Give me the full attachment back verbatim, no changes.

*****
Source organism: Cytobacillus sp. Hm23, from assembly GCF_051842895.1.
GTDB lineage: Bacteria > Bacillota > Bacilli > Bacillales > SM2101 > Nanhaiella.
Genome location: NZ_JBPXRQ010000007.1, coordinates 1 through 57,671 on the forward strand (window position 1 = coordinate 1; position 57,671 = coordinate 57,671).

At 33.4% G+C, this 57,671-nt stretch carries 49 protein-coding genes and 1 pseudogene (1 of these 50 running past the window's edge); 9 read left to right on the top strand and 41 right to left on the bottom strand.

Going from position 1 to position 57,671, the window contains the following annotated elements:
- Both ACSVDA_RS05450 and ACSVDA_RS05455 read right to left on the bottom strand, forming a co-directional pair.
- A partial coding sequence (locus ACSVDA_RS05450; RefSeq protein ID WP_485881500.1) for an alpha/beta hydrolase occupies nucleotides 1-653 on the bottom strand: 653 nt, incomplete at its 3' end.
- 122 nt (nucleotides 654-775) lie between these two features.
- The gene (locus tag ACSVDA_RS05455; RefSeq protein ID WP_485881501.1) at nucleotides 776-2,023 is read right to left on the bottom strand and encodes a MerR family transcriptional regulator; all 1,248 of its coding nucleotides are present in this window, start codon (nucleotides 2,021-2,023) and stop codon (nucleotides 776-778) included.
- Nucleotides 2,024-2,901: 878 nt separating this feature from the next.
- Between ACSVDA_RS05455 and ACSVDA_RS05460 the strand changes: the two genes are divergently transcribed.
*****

Source organism: Cytobacillus sp. Hm23, from assembly GCF_051842895.1.
GTDB lineage: Bacteria > Bacillota > Bacilli > Bacillales > SM2101 > Nanhaiella.
Genome location: NZ_JBPXRQ010000007.1, coordinates 1 through 57,671 on the forward strand (window position 1 = coordinate 1; position 57,671 = coordinate 57,671).

At 33.4% G+C, this 57,671-nt stretch carries 49 protein-coding genes and 1 pseudogene (1 of these 50 running past the window's edge); 9 read left to right on the top strand and 41 right to left on the bottom strand.

Going from position 1 to position 57,671, the window contains the following annotated elements:
- Both ACSVDA_RS05450 and ACSVDA_RS05455 read right to left on the bottom strand, forming a co-directional pair.
- A partial coding sequence (locus ACSVDA_RS05450; RefSeq protein ID WP_485881500.1) for an alpha/beta hydrolase occupies nucleotides 1-653 on the bottom strand: 653 nt, incomplete at its 3' end.
- 122 nt (nucleotides 654-775) lie between these two features.
- The gene (locus tag ACSVDA_RS05455; RefSeq protein ID WP_485881501.1) at nucleotides 776-2,023 is read right to left on the bottom strand and encodes a MerR family transcriptional regulator; all 1,248 of its coding nucleotides are present in this window, start codon (nucleotides 2,021-2,023) and stop codon (nucleotides 776-778) included.
- Nucleotides 2,024-2,901: 878 nt separating this feature from the next.
- Between ACSVDA_RS05455 and ACSVDA_RS05460 the strand changes: the two genes are divergently transcribed.